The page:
|This article may be expanded with text translated from the corresponding article in the French Wikipedia. (December 2008)|
|• Mayor (2008–2014)||Gérald Lombardo|
|• Land1||7.1 km2 (2.7 sq mi)|
|• Population2 Density||530/km2 (1,400/sq mi)|
|INSEE/Postal code||06112 / 06650|
|Elevation||178–480 m (584–1,570 ft)
(avg. 320 m or 1,050 ft)
1 French Land Register data, which excludes lakes, ponds, glaciers > 1 km² (0.386 sq mi or 247 acres) and river estuaries.2 Population without double counting: residents of multiple communes (e.g., students and military personnel) only counted once.
Le Rouret is located 10 km (6.2 mi) from Grasse, 26 km (16 mi) from Cannes and the Mediterranean coast, 28 km (17 mi) from Nice and 45 km (28 mi) from Monaco. Parts of Le Rouret sit on a south-facing elevation, providing a view to the Mediterranean Sea ranging from Monaco to Saint-Tropez.
The commune is largely residential, but a number of shops and a local tourist information office can be found in the centre of the village. The surrounding areas are interspersed with flower farms, used by the perfume distilleries of Grasse.
Le Rouret is an example of a typical Provençal village undergoing modern development: evidence of its agricultural present and past remains clear despite increased tourism, cultural activities and housing developments.
Two sites in Le Rouret show signs of ancient occupation: Le camp du bois du Rouret and Le Castellaras.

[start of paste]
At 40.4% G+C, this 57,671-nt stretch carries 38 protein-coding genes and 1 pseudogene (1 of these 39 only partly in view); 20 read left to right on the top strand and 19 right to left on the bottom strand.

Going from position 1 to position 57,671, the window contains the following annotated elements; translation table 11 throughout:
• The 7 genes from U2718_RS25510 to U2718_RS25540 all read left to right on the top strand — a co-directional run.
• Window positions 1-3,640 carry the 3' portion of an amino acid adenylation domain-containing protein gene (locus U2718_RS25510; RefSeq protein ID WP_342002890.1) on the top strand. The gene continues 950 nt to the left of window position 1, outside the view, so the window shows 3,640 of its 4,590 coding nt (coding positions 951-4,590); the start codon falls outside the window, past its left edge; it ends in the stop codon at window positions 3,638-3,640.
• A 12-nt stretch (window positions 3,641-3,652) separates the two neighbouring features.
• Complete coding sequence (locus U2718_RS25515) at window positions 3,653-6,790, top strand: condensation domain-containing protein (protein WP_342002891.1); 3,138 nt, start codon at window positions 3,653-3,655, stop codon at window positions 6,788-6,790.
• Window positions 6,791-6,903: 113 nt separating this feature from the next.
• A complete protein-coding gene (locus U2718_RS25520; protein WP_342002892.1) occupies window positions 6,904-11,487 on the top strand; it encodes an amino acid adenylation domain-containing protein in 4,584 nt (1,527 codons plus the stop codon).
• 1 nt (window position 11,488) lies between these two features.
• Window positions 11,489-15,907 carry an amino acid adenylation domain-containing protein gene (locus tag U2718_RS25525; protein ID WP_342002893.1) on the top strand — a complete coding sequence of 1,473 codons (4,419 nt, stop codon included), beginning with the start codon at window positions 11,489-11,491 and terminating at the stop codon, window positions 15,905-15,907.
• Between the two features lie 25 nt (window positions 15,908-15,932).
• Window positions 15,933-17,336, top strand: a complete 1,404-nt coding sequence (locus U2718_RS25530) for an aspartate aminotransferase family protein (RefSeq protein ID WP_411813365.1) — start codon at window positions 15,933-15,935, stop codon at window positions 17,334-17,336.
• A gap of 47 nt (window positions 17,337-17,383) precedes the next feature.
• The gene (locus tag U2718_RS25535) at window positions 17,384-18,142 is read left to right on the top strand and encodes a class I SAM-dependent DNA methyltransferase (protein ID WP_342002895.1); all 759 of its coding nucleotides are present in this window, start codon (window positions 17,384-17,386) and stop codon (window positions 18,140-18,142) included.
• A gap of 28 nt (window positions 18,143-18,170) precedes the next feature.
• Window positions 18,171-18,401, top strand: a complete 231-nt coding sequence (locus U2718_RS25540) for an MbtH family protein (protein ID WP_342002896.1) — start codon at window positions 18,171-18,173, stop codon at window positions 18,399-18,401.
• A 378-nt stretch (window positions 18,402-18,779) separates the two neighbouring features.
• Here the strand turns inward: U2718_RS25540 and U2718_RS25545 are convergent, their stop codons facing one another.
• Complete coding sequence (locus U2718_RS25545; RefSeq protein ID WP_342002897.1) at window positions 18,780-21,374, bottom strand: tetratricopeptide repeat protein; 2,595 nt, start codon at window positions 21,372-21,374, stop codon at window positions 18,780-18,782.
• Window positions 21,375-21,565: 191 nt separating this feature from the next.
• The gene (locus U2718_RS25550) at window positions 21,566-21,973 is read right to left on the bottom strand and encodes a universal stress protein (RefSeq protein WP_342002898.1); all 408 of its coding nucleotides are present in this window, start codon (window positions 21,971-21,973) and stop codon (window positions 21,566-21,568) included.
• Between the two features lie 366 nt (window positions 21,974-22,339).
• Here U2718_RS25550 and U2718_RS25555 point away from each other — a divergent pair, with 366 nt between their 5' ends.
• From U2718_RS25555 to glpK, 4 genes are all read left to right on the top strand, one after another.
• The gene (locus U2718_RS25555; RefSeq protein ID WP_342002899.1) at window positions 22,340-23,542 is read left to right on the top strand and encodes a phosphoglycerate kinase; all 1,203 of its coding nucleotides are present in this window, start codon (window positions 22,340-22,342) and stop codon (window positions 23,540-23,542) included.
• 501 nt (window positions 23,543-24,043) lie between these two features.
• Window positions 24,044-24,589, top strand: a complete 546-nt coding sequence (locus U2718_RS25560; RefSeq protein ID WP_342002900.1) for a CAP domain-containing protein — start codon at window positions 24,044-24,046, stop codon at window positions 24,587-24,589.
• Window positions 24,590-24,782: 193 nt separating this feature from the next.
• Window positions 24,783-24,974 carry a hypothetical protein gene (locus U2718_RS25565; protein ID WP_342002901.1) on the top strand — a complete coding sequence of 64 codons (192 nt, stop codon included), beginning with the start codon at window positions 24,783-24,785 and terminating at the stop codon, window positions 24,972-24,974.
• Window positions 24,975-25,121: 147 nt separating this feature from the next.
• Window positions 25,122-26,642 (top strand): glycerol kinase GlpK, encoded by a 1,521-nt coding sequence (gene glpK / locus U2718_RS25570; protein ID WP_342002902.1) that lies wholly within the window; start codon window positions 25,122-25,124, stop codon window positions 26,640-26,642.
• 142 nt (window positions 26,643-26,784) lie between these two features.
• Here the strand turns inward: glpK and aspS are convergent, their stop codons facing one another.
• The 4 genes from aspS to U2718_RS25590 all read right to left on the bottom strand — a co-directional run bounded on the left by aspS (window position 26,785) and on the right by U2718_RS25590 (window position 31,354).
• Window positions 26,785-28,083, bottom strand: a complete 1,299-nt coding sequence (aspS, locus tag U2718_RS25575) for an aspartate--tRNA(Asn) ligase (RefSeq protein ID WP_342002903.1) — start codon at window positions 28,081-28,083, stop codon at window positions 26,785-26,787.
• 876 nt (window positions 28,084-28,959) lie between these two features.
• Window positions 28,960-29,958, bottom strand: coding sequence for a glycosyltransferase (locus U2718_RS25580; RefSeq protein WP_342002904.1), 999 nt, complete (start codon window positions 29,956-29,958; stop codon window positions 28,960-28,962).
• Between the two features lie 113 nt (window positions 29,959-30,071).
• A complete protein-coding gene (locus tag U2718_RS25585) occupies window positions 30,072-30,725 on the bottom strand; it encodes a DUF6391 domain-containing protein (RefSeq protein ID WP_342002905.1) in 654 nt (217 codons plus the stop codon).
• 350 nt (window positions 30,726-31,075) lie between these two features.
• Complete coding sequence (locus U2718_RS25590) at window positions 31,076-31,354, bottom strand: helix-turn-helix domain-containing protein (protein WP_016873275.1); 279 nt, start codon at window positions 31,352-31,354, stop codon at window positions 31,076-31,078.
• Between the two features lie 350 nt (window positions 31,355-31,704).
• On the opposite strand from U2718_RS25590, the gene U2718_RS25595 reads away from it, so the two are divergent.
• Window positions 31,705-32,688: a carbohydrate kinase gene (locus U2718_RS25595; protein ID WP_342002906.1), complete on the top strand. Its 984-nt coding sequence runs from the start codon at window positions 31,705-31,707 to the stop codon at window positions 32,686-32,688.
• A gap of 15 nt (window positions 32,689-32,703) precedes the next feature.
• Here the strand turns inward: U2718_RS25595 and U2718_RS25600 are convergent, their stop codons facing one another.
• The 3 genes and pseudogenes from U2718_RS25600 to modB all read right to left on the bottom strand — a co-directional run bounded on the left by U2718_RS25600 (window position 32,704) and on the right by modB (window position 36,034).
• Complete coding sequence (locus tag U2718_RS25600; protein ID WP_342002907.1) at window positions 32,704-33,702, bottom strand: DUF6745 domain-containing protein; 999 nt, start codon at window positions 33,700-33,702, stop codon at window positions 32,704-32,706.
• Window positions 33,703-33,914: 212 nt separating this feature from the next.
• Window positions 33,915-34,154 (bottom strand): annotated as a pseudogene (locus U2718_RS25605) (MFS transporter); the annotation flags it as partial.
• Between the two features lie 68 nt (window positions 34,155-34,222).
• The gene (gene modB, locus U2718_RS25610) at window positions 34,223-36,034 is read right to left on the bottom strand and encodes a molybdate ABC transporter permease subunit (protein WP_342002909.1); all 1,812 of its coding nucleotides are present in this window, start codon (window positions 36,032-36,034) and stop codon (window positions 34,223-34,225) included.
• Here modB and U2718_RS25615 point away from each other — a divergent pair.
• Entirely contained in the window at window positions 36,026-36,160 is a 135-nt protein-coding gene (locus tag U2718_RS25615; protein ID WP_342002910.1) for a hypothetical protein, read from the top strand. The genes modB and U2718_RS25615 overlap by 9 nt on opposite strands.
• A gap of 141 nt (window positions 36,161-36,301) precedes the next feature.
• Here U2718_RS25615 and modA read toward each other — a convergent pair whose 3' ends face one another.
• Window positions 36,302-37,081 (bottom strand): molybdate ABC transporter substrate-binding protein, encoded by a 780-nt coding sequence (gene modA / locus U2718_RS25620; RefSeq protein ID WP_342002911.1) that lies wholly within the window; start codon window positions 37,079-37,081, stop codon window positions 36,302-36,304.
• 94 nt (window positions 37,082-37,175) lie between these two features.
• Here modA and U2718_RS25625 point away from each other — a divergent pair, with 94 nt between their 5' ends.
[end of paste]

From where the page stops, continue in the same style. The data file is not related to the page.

Le camp du bois is situated on a hilltop. Digs carried out by Paul Goby at the end of the 19th century showed signs of habitations from around 400 BC, with the most dense period of occupation being around 100 BC.
Le Castellaras is very similar but additionally sports a fallen monolith, thought to date from the Neolithic era or bronze age. However, no other signs of occupations from these periods has been found on this site.
- Early 1900s: 604 inhabitants who work on the land
- 1910: tram line to Le Rouret established
- Mai 1928: tram line stopped, fewer travelers arrive
- 1945: 545 inhabitants after World War II
- Start of the French Fifth Republic: a road joining Grasse and Nice is build through Le Rouret and population increases.
Richard Wright, best known for his career as a keyboardist with Pink Floyd, lived in a villa in the village. The family of Richard Galliano, a French-Italian accordionist, have lived in Le Rouret for generations. Bono owns a residence in the commune and Madonna is thought to own a villa in the neighboring commune, Roquefort-les-Pins. Peter Churchill, famous SOE agent in the Second World War, lived here after the war until his death in 1972.
- Le Camp du bois au Routet (06) : étude du matériel de la collection Paul Goby en dépôt au Musée de Grasse / Jean Latour. - In. : "Mém. inst. préhist. archéol. Alpes Méditerranée", 2005, 47, p. 57-73
|Wikimedia Commons has media related to Le Rouret.|
|This Alpes-Maritimes geographical article is a stub. You can help Wikipedia by expanding it.|